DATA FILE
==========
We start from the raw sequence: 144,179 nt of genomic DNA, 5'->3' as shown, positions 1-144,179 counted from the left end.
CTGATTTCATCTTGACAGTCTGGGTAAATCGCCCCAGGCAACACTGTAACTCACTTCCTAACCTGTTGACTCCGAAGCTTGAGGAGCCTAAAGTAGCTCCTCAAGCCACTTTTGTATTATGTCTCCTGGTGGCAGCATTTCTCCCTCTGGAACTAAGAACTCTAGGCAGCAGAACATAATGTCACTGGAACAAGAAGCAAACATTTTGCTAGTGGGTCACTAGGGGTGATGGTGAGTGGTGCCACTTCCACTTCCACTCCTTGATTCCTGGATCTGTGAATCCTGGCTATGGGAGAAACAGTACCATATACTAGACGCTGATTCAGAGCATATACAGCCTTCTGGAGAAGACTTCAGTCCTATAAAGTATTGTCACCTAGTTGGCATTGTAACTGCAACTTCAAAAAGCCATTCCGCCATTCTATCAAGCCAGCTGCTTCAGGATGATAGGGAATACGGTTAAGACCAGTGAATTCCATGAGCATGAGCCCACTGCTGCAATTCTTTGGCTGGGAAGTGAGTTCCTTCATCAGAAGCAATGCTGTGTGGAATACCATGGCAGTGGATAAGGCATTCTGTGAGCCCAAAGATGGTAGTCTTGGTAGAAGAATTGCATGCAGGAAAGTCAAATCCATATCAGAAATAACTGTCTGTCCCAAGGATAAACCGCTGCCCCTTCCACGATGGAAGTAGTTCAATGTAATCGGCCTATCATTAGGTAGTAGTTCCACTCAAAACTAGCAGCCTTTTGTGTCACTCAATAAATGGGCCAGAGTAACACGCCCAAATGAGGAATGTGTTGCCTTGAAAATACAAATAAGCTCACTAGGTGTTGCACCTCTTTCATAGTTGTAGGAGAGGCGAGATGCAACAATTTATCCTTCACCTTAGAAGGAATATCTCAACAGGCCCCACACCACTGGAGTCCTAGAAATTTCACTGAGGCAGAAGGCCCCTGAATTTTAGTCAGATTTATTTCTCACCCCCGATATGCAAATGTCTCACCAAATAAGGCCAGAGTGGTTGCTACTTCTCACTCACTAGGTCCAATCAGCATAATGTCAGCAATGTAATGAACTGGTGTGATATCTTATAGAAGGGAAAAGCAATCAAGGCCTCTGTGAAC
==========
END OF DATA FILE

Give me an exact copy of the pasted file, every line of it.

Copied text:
We start from the raw sequence: 144,179 nt of genomic DNA, 5'->3' as shown, positions 1-144,179 counted from the left end.
CTGATTTCATCTTGACAGTCTGGGTAAATCGCCCCAGGCAACACTGTAACTCACTTCCTAACCTGTTGACTCCGAAGCTTGAGGAGCCTAAAGTAGCTCCTCAAGCCACTTTTGTATTATGTCTCCTGGTGGCAGCATTTCTCCCTCTGGAACTAAGAACTCTAGGCAGCAGAACATAATGTCACTGGAACAAGAAGCAAACATTTTGCTAGTGGGTCACTAGGGGTGATGGTGAGTGGTGCCACTTCCACTTCCACTCCTTGATTCCTGGATCTGTGAATCCTGGCTATGGGAGAAACAGTACCATATACTAGACGCTGATTCAGAGCATATACAGCCTTCTGGAGAAGACTTCAGTCCTATAAAGTATTGTCACCTAGTTGGCATTGTAACTGCAACTTCAAAAAGCCATTCCGCCATTCTATCAAGCCAGCTGCTTCAGGATGATAGGGAATACGGTTAAGACCAGTGAATTCCATGAGCATGAGCCCACTGCTGCAATTCTTTGGCTGGGAAGTGAGTTCCTTCATCAGAAGCAATGCTGTGTGGAATACCATGGCAGTGGATAAGGCATTCTGTGAGCCCAAAGATGGTAGTCTTGGTAGAAGAATTGCATGCAGGAAAGTCAAATCCATATCAGAAATAACTGTCTGTCCCAAGGATAAACCGCTGCCCCTTCCACGATGGAAGTAGTTCAATGTAATCGGCCTATCATTAGGTAGTAGTTCCACTCAAAACTAGCAGCCTTTTGTGTCACTCAATAAATGGGCCAGAGTAACACGCCCAAATGAGGAATGTGTTGCCTTGAAAATACAAATAAGCTCACTAGGTGTTGCACCTCTTTCATAGTTGTAGGAGAGGCGAGATGCAACAATTTATCCTTCACCTTAGAAGGAATATCTCAACAGGCCCCACACCACTGGAGTCCTAGAAATTTCACTGAGGCAGAAGGCCCCTGAATTTTAGTCAGATTTATTTCTCACCCCCGATATGCAAATGTCTCACCAAATAAGGCCAGAGTGGTTGCTACTTCTCACTCACTAGGTCCAATCAGCATAATGTCAGCAATGTAATGAACTGGTGTGATATCTTATAGAAGGGAAAAGCAATCAAGGCCTCTGTGAAC